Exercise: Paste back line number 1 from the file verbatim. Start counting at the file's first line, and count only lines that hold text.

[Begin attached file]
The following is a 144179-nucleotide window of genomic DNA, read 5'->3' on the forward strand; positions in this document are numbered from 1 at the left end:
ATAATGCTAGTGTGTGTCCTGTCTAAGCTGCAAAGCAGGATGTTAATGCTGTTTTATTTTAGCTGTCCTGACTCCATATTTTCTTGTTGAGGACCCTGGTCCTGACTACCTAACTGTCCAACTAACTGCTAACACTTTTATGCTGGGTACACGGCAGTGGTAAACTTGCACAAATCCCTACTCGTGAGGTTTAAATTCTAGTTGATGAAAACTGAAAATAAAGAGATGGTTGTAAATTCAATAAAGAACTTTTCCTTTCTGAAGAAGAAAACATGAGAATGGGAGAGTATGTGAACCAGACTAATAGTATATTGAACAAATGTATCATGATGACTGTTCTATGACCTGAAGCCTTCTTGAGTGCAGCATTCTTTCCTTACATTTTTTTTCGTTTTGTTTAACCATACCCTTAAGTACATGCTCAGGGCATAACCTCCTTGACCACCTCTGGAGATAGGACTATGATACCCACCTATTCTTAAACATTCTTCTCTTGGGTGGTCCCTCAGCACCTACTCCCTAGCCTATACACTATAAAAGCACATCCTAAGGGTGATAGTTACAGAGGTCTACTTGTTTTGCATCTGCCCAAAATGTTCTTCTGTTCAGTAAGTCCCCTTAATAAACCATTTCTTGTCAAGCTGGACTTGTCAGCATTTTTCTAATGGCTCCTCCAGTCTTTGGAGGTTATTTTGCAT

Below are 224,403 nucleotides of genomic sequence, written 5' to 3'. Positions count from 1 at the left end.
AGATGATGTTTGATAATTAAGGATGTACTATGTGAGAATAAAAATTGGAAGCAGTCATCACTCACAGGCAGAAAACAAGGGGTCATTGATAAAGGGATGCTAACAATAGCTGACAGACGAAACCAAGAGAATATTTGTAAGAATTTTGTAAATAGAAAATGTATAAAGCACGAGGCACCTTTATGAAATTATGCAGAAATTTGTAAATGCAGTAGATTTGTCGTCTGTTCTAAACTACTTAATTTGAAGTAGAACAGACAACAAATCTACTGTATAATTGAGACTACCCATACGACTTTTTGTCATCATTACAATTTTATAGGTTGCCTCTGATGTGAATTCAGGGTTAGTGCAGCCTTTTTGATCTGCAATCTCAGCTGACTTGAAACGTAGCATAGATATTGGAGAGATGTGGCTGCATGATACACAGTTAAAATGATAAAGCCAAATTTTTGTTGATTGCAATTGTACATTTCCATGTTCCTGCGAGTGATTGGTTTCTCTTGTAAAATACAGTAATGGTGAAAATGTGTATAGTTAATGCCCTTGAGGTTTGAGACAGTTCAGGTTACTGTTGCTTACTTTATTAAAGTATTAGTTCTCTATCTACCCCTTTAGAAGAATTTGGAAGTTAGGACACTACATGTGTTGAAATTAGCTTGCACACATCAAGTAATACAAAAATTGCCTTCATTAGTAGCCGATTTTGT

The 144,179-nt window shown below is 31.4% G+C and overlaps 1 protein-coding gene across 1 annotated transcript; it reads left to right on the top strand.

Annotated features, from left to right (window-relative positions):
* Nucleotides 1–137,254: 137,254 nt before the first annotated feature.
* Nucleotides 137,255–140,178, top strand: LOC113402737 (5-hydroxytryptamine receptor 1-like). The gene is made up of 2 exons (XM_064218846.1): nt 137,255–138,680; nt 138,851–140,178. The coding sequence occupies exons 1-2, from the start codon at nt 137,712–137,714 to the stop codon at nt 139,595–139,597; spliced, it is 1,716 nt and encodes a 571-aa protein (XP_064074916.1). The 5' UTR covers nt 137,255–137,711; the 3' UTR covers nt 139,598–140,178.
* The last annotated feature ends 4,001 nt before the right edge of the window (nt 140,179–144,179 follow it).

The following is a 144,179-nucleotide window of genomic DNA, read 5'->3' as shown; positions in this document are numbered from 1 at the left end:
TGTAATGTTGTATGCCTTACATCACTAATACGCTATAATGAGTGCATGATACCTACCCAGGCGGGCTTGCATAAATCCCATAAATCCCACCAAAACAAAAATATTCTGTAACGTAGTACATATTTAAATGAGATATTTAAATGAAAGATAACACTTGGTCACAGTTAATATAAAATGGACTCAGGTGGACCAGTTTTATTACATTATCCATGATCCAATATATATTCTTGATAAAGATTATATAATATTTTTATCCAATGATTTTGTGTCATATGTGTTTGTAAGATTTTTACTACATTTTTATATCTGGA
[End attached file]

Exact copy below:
The following is a 144179-nucleotide window of genomic DNA, read 5'->3' on the forward strand; positions in this document are numbered from 1 at the left end: